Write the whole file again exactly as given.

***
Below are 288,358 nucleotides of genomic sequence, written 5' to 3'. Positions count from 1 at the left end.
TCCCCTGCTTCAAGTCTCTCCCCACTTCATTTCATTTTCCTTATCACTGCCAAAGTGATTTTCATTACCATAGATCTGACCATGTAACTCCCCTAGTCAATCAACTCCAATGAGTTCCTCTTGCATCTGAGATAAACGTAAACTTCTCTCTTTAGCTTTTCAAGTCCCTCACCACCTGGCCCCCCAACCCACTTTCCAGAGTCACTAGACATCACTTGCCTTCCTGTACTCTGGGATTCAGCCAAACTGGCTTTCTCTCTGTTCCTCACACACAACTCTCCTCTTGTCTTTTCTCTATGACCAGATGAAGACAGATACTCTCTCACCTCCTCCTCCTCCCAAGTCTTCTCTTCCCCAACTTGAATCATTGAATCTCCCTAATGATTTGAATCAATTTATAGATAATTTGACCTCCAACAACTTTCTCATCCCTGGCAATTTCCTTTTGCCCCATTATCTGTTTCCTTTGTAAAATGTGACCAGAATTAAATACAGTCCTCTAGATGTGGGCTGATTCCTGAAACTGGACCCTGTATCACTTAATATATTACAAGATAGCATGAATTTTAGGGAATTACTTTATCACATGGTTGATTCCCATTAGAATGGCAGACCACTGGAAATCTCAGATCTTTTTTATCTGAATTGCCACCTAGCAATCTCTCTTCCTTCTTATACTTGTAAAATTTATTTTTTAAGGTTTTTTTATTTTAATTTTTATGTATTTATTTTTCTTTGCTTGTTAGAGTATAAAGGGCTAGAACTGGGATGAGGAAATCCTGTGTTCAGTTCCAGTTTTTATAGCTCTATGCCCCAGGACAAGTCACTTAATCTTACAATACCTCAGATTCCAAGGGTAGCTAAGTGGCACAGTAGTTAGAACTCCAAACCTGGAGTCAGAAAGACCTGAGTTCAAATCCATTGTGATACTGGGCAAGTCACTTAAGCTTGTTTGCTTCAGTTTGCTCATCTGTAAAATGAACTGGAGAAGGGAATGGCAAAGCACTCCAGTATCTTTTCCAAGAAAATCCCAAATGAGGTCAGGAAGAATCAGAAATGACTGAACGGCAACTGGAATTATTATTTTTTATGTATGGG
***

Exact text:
Below are 288,358 nucleotides of genomic sequence, written 5' to 3'. Positions count from 1 at the left end.
TCCCCTGCTTCAAGTCTCTCCCCACTTCATTTCATTTTCCTTATCACTGCCAAAGTGATTTTCATTACCATAGATCTGACCATGTAACTCCCCTAGTCAATCAACTCCAATGAGTTCCTCTTGCATCTGAGATAAACGTAAACTTCTCTCTTTAGCTTTTCAAGTCCCTCACCACCTGGCCCCCCAACCCACTTTCCAGAGTCACTAGACATCACTTGCCTTCCTGTACTCTGGGATTCAGCCAAACTGGCTTTCTCTCTGTTCCTCACACACAACTCTCCTCTTGTCTTTTCTCTATGACCAGATGAAGACAGATACTCTCTCACCTCCTCCTCCTCCCAAGTCTTCTCTTCCCCAACTTGAATCATTGAATCTCCCTAATGATTTGAATCAATTTATAGATAATTTGACCTCCAACAACTTTCTCATCCCTGGCAATTTCCTTTTGCCCCATTATCTGTTTCCTTTGTAAAATGTGACCAGAATTAAATACAGTCCTCTAGATGTGGGCTGATTCCTGAAACTGGACCCTGTATCACTTAATATATTACAAGATAGCATGAATTTTAGGGAATTACTTTATCACATGGTTGATTCCCATTAGAATGGCAGACCACTGGAAATCTCAGATCTTTTTTATCTGAATTGCCACCTAGCAATCTCTCTTCCTTCTTATACTTGTAAAATTTATTTTTTAAGGTTTTTTTATTTTAATTTTTATGTATTTATTTTTCTTTGCTTGTTAGAGTATAAAGGGCTAGAACTGGGATGAGGAAATCCTGTGTTCAGTTCCAGTTTTTATAGCTCTATGCCCCAGGACAAGTCACTTAATCTTACAATACCTCAGATTCCAAGGGTAGCTAAGTGGCACAGTAGTTAGAACTCCAAACCTGGAGTCAGAAAGACCTGAGTTCAAATCCATTGTGATACTGGGCAAGTCACTTAAGCTTGTTTGCTTCAGTTTGCTCATCTGTAAAATGAACTGGAGAAGGGAATGGCAAAGCACTCCAGTATCTTTTCCAAGAAAATCCCAAATGAGGTCAGGAAGAATCAGAAATGACTGAACGGCAACTGGAATTATTATTTTTTATGTATGGG